India is high on the list of countries that fail to meet its population’s demand for access to clean water close to homes. There is not a single Indian city that can fully meet the requirements for potable water from its taps for this nation of 1.3 billion people. As much as 40% of city water is lost due to pipe leaks and theft via unauthorized connections. When irrigation wells dry up, farmers need to use untreated wastewater, laced with industrial chemicals and human sewerage, to grow their crops.
In a pilot project, to coincide with Israeli PM Binyamin Netanyahu’s historic visit to India, Watergen provided water to tens of thousands of people in New Delhi over a period of one month. On average, 2,000 people had access to clean, fresh, unpolluted water every single day, from a unit that was placed at Connaught Place, at the entrance to the Charkha Musuem.
Watergen then presented Prime Minister Modi with a work-plan that could potentially solve the water crisis in India, bypassing problems such as failed infrastructure high levels of air pollution.
In 2018, the worst floods experienced in a century hit the southern Indian state of Kerala, leaving nearly 500 people dead and over 1 million homeless. 3,200 emergency relief camps, housing over 800,000 people, were set up in the area. It goes without saying that maintaining sanitation and preventing disease proved to be a significant challenge.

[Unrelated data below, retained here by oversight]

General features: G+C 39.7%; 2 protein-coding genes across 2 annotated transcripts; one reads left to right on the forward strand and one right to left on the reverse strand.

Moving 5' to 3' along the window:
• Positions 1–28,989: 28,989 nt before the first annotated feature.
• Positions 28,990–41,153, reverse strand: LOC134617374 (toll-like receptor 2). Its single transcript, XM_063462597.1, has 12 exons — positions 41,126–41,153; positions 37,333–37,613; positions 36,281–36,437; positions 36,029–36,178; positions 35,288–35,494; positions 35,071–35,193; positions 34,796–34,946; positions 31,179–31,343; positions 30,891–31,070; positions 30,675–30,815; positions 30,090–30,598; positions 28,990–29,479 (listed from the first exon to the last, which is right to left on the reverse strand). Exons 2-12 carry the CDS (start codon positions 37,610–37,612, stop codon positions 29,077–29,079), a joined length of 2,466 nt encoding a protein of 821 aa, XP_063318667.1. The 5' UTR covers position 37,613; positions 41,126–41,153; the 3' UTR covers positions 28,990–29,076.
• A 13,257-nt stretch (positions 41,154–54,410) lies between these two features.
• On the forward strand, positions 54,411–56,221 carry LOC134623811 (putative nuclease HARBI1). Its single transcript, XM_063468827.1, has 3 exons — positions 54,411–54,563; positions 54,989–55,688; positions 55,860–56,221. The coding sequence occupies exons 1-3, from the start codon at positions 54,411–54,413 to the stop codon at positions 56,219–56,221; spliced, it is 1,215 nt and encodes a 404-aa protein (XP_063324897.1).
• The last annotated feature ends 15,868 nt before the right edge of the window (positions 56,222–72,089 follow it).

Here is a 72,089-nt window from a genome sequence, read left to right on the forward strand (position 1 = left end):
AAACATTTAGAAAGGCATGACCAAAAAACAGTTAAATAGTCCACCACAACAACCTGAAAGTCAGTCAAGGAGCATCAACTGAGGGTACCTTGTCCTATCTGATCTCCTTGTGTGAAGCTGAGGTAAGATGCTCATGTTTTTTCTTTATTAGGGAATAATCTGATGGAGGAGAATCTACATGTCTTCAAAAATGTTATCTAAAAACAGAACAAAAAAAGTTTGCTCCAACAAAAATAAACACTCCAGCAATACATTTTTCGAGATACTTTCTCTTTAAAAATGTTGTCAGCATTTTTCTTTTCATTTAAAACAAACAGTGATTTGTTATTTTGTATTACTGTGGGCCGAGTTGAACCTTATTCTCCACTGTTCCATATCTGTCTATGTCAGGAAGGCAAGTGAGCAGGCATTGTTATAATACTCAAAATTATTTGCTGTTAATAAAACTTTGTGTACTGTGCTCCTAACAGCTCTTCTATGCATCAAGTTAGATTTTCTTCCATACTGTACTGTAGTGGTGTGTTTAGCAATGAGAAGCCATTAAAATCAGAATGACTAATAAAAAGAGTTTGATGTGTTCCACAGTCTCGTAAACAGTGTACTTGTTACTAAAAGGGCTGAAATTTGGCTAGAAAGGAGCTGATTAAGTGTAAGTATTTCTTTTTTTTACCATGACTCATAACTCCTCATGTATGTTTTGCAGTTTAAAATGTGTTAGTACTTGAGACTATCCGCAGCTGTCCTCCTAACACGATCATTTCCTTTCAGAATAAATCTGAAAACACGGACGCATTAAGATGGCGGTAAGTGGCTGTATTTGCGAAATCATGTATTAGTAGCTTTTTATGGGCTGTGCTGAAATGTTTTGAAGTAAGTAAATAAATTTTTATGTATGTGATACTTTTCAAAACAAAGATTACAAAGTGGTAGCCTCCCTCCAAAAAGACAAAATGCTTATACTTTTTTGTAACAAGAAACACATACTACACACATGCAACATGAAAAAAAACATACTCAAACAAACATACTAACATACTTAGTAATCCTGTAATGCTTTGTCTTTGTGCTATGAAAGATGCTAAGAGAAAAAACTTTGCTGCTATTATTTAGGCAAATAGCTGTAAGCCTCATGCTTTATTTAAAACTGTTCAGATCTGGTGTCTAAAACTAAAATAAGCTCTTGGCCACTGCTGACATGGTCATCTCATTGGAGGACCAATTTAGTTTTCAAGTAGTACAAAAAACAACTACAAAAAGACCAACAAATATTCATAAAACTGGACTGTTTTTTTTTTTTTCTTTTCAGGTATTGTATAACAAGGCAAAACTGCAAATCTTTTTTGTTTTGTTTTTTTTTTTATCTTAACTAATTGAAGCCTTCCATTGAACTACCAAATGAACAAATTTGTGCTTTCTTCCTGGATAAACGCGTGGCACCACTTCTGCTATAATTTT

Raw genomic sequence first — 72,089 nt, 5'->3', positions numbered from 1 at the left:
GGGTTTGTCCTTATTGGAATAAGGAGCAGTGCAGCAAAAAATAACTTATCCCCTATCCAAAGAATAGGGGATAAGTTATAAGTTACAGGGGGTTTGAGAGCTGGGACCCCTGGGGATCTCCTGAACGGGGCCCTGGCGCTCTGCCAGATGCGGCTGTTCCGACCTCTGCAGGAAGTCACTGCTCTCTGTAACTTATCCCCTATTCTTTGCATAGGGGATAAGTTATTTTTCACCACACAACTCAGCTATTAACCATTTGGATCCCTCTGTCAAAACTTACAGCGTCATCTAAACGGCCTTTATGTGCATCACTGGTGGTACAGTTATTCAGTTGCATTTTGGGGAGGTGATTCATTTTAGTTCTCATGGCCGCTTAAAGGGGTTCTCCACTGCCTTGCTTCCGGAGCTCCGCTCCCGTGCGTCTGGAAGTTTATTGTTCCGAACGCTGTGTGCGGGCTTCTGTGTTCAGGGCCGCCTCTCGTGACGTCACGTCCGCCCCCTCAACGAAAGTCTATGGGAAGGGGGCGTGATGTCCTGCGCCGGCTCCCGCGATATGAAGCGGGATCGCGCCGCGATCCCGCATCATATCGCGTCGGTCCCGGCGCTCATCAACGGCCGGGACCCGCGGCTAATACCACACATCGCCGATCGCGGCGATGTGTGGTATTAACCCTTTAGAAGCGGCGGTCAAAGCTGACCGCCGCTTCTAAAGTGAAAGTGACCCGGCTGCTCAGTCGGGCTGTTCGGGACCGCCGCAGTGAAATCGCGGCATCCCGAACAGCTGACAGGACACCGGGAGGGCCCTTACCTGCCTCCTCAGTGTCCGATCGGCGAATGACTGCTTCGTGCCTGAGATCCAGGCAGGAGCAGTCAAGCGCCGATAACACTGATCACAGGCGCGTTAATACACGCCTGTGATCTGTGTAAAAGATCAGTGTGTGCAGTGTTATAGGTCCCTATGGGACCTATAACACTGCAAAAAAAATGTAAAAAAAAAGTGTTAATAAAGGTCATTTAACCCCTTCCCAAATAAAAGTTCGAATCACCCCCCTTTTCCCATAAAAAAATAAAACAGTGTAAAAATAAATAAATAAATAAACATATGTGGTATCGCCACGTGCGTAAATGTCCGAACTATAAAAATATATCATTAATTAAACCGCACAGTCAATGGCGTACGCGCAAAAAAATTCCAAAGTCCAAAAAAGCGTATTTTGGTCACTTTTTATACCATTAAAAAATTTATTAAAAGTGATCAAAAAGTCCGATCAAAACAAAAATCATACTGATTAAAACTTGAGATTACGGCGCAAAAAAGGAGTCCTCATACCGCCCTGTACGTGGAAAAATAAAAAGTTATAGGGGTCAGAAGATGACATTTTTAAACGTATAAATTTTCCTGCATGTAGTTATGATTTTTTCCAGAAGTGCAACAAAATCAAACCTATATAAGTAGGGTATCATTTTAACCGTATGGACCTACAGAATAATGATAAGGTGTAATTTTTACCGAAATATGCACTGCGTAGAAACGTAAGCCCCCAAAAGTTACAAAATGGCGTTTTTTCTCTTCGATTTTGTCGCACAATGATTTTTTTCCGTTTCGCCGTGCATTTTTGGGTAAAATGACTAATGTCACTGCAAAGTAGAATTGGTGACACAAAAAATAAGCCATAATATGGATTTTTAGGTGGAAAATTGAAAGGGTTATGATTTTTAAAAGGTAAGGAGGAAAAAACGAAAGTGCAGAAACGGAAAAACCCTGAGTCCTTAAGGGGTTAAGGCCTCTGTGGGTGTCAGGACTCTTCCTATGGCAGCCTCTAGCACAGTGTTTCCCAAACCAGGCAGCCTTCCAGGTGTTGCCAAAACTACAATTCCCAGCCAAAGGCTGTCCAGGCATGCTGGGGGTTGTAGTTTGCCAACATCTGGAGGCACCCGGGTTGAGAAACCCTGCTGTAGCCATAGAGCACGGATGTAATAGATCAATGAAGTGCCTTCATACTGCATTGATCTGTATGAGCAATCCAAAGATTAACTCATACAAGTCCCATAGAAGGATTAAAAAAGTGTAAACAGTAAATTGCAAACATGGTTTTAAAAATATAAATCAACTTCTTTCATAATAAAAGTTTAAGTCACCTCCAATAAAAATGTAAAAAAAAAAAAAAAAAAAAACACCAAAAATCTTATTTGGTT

Watergen and TATA Trusts stepped in to help with the relief efforts, and two GEN-350 units were installed in the region – one in Alappuzha, and the other in the Christian seminary village of Parumala in the Pathanamthitta district.
The units helped provide pure drinking water to thousands of residents every day.
Following a special request by the seminary manager, Father MC Kariakose, GEN-350 continues to operate in Kerala, providing fresh, clean water for staff and visitors until today.